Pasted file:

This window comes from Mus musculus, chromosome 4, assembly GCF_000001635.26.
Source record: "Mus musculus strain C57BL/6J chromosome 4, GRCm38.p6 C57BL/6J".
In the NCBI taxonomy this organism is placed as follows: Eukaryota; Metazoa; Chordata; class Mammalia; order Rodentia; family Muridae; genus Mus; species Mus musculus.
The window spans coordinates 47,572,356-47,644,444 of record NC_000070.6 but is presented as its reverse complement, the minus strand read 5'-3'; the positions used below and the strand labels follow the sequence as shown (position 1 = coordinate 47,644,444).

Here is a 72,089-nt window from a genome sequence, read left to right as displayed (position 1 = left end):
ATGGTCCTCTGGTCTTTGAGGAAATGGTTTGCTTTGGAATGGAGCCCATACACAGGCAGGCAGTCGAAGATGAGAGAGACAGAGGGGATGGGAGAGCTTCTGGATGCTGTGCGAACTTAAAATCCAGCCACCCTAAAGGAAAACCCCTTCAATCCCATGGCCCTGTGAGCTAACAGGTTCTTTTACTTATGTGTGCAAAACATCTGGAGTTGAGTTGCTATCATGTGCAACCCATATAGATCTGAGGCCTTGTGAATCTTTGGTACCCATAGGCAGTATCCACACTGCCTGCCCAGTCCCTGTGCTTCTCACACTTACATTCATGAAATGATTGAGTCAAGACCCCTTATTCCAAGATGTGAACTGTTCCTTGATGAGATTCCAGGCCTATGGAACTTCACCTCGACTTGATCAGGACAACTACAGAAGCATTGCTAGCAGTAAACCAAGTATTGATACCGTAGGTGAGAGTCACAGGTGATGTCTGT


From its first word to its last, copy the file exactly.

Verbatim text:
This window comes from Mus musculus, chromosome 4, assembly GCF_000001635.26.
Source record: "Mus musculus strain C57BL/6J chromosome 4, GRCm38.p6 C57BL/6J".
In the NCBI taxonomy this organism is placed as follows: Eukaryota; Metazoa; Chordata; class Mammalia; order Rodentia; family Muridae; genus Mus; species Mus musculus.
The window spans coordinates 47,572,356-47,644,444 of record NC_000070.6 but is presented as its reverse complement, the minus strand read 5'-3'; the positions used below and the strand labels follow the sequence as shown (position 1 = coordinate 47,644,444).

Here is a 72,089-nt window from a genome sequence, read left to right as displayed (position 1 = left end):
ATGGTCCTCTGGTCTTTGAGGAAATGGTTTGCTTTGGAATGGAGCCCATACACAGGCAGGCAGTCGAAGATGAGAGAGACAGAGGGGATGGGAGAGCTTCTGGATGCTGTGCGAACTTAAAATCCAGCCACCCTAAAGGAAAACCCCTTCAATCCCATGGCCCTGTGAGCTAACAGGTTCTTTTACTTATGTGTGCAAAACATCTGGAGTTGAGTTGCTATCATGTGCAACCCATATAGATCTGAGGCCTTGTGAATCTTTGGTACCCATAGGCAGTATCCACACTGCCTGCCCAGTCCCTGTGCTTCTCACACTTACATTCATGAAATGATTGAGTCAAGACCCCTTATTCCAAGATGTGAACTGTTCCTTGATGAGATTCCAGGCCTATGGAACTTCACCTCGACTTGATCAGGACAACTACAGAAGCATTGCTAGCAGTAAACCAAGTATTGATACCGTAGGTGAGAGTCACAGGTGATGTCTGT